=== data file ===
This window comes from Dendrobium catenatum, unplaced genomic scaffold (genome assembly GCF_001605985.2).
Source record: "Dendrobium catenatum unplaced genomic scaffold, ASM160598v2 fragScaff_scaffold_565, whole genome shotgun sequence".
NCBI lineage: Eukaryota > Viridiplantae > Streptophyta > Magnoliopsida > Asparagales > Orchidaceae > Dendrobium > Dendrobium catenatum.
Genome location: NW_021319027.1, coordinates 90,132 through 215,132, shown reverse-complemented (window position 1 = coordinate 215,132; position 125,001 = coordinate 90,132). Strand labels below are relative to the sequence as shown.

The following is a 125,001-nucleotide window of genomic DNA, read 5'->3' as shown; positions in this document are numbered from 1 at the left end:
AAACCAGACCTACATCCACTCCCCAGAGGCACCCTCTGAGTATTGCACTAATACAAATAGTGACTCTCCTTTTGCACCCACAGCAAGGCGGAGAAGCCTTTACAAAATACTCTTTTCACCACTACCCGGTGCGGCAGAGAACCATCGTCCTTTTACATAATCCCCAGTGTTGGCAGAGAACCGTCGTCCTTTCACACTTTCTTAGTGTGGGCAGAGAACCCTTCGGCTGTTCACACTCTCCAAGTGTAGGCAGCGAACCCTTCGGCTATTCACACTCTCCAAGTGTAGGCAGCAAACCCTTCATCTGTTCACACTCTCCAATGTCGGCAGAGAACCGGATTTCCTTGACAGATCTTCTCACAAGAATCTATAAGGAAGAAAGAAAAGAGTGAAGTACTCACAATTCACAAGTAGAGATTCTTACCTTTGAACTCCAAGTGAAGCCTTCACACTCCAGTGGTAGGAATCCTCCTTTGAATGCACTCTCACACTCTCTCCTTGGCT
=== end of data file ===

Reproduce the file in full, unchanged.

This window comes from Dendrobium catenatum, unplaced genomic scaffold (genome assembly GCF_001605985.2).
Source record: "Dendrobium catenatum unplaced genomic scaffold, ASM160598v2 fragScaff_scaffold_565, whole genome shotgun sequence".
NCBI lineage: Eukaryota > Viridiplantae > Streptophyta > Magnoliopsida > Asparagales > Orchidaceae > Dendrobium > Dendrobium catenatum.
Genome location: NW_021319027.1, coordinates 90,132 through 215,132, shown reverse-complemented (window position 1 = coordinate 215,132; position 125,001 = coordinate 90,132). Strand labels below are relative to the sequence as shown.

The following is a 125,001-nucleotide window of genomic DNA, read 5'->3' as shown; positions in this document are numbered from 1 at the left end:
AAACCAGACCTACATCCACTCCCCAGAGGCACCCTCTGAGTATTGCACTAATACAAATAGTGACTCTCCTTTTGCACCCACAGCAAGGCGGAGAAGCCTTTACAAAATACTCTTTTCACCACTACCCGGTGCGGCAGAGAACCATCGTCCTTTTACATAATCCCCAGTGTTGGCAGAGAACCGTCGTCCTTTCACACTTTCTTAGTGTGGGCAGAGAACCCTTCGGCTGTTCACACTCTCCAAGTGTAGGCAGCGAACCCTTCGGCTATTCACACTCTCCAAGTGTAGGCAGCAAACCCTTCATCTGTTCACACTCTCCAATGTCGGCAGAGAACCGGATTTCCTTGACAGATCTTCTCACAAGAATCTATAAGGAAGAAAGAAAAGAGTGAAGTACTCACAATTCACAAGTAGAGATTCTTACCTTTGAACTCCAAGTGAAGCCTTCACACTCCAGTGGTAGGAATCCTCCTTTGAATGCACTCTCACACTCTCTCCTTGGCT